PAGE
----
Reviewed in 2011 by Tibe

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Brakes are for pussies!

by Tibe (2011)

My god, this is horrible ... The news has just come, please everyone keep calm: Visco has struck again! Certainly, the japanese company showed pretty effective on the Neo Geo, since it shown one of the most prolific editor on the system, next to SNK, the parent company, and ADK, a corporation related to the first one. After the Shoot them Up (Andro Dunos),  the VS fighting (Breakers), the puzzle game (Neo Mr Do!), The soccer (Goal! Goal! Goal!), gentlemen, fasten your seat belts and start your engines, it's racing time! The editor is not at its first attempt in the genre, as it has previously released several arcade version of this game, including the first one in 1991, Drift Out, and a few years later Drift Out 94 '. This version promises to be the most successful of the series with a 106 Mb size, rewarded with the pompous "New Technology" subtitle. It looks pretty good with the dynamic introduction and its techno music, presenting the different cars: we know we'll be dealing with a speedy, intensive game.

Only three vehicles are selectable, but not least: you can choose between the Toyota Celica (the fastest one), the Subaru Impreza (the balanced one) and the Mitsubishi Lancer (the more maneuverable). We then get on the first track, which is only a Practice stage to help familiarizing with the controls, before starting the time trials on international renowned events. The commands are very simple: the car is oriented with the multi-directional stick, the A button is used to accelerate and B to brake. B button you'll have few opportunity to use, as the driving is pretty much based on drifting at full speed in the turns! It 's a resolutely arcade gameplay, no doubt on that side. In total there are six races to win, happening everywhere on the globe, bringing you struggling with varied surfaces such as clay, asphalt, snow or ice. The graphics present a nice variety of landscapes, as we move from Africa to Europe via some specials in Scandinavian countries, providing an enjoyable diversity in driving techniques.

Different environments and vehicles are drawn in a realistic style, certainly not lacking colors: it's visually very nice, with perfectly mastered perspectives. In addition, Visco had the good idea to have the players exploring varied landscapes, providing sometimes snowy roads lined with snowdrifts, sometimes dirt tracks  in the jungle and of course, several open roads through cities. The animation is the main strength of Neo Drift Out. Powerful zooms occur when you're turning or when lowering speed, while the camera moves away from the car when the pace is accelerating, to provide more visual field. All these mechanisms are well managed and provide a nice sensation of speed! The multi-directional scrolling is flawless and stress is quick to come, as reflexes are much solicited. The soundtrack is not lacking quality, with few themes that are a bit repetitive, but catchy enough to fit the action. The voice indicating directions or commenting on your exploits is in the 'racing' line, while the sound effects deserved a little more care, especially for the engines: it's just average.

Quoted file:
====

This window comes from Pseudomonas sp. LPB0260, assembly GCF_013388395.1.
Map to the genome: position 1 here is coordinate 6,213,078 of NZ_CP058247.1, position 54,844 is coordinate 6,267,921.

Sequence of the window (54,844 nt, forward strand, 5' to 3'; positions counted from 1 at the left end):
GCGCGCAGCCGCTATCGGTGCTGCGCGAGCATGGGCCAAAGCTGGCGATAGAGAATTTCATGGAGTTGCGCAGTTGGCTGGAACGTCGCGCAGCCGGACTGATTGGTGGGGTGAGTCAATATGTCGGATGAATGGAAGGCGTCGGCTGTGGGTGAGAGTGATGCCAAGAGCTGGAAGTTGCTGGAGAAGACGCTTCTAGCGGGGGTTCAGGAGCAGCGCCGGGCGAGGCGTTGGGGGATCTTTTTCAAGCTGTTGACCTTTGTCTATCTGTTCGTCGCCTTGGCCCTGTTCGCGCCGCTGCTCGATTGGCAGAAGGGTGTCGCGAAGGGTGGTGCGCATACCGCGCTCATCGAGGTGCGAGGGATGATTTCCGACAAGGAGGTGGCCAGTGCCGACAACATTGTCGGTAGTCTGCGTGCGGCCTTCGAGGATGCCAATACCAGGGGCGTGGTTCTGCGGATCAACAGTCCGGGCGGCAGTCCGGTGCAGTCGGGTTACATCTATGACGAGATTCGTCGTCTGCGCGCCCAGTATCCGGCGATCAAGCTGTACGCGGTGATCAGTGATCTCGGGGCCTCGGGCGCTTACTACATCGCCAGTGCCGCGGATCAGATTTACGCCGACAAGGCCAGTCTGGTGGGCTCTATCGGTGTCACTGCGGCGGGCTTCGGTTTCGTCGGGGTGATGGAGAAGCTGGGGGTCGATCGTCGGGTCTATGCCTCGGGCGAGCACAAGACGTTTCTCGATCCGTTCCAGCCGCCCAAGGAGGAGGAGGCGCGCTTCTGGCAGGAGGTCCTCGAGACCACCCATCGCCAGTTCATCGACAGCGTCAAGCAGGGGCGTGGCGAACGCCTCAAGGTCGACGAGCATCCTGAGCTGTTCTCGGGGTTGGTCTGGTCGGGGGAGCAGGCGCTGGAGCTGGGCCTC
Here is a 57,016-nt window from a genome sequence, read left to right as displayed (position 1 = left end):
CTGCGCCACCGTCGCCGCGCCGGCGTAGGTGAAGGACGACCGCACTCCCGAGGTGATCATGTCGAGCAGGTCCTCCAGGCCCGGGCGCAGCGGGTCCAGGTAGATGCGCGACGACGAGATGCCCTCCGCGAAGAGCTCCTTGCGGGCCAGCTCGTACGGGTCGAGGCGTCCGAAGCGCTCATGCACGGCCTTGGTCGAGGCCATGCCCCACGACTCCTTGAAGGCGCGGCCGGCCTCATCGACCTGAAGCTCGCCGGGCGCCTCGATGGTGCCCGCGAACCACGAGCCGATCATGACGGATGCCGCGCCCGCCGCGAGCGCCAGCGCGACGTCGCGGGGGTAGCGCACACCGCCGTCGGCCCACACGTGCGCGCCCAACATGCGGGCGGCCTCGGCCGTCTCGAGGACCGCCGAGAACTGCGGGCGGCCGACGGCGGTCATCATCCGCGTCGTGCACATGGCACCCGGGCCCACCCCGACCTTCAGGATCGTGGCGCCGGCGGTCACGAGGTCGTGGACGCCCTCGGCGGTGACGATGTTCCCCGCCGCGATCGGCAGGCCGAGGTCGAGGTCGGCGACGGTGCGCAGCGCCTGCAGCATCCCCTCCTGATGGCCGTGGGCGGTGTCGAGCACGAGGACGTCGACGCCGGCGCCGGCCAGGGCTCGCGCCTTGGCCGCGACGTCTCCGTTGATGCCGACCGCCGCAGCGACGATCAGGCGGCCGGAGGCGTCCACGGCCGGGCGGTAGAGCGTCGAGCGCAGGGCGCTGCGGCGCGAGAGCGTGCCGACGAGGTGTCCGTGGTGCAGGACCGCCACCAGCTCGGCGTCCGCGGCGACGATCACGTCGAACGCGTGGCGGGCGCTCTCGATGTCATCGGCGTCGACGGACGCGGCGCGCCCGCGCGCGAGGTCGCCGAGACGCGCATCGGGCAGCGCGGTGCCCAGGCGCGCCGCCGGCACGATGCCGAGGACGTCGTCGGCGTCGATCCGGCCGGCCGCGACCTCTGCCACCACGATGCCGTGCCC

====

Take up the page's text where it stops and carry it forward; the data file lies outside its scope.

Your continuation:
Anyway, the best feature in Neo Drift Out still remains the driving pleasure it packs! Vehicles meet the finger and the eye, but reflexes above average will be required to pass tight turns, pins and other obstacles while keeping achieving a good chrono. The controls can be learned best by driving and making mistakes, but one can progress quickly and it's interesting to try improving your best times, once you grasp some of the subtleties. Besides improving the trajectories and passage speeds in turns, each race features a certain amount of shortcuts ... that are up to you to discover! The only criticism that can be made to Visco's soft soft is its life. The game offers only six events (excluding practice), and they can be cleared fast. Besides the challenge of improving your own records, you'll quickly make the turn with the three vehicles available. Three or four more races would not have hurt. But ket's not spoil our fun, since we're dealing here with an excellent arcade racing game, packing good controls and memorable fun.



The six stages are beautiful and varied, while vehicules are well drawn. Anyway, it's a little bit inferior to Overtop, for example.
Scrolling speed combined with intense zooms is providing great sensations! Cars moves are well decomposed and it's a pleasure to see such fluidity.
Musics are catchy but few, vocals are excellent: effects are just average.
Fifteen minutes to clear the six races, provided you're not disqualified by the chrono! It's a bit short, but there's still three vehicles to discover and the duel with the chrono.
Mastering the driving doesn't take too long, the car responds perfectly and it's great to drift with these legendary cars.



A very good arcade racing game, a little bit short but catchy and well made.


With a such an expensive conversion (about 200 euros), let's say that you have to love 3d isometric racing games! A little expensive considering its replay value, Neo Drift Out yet stands as an excellent racing game for the system.

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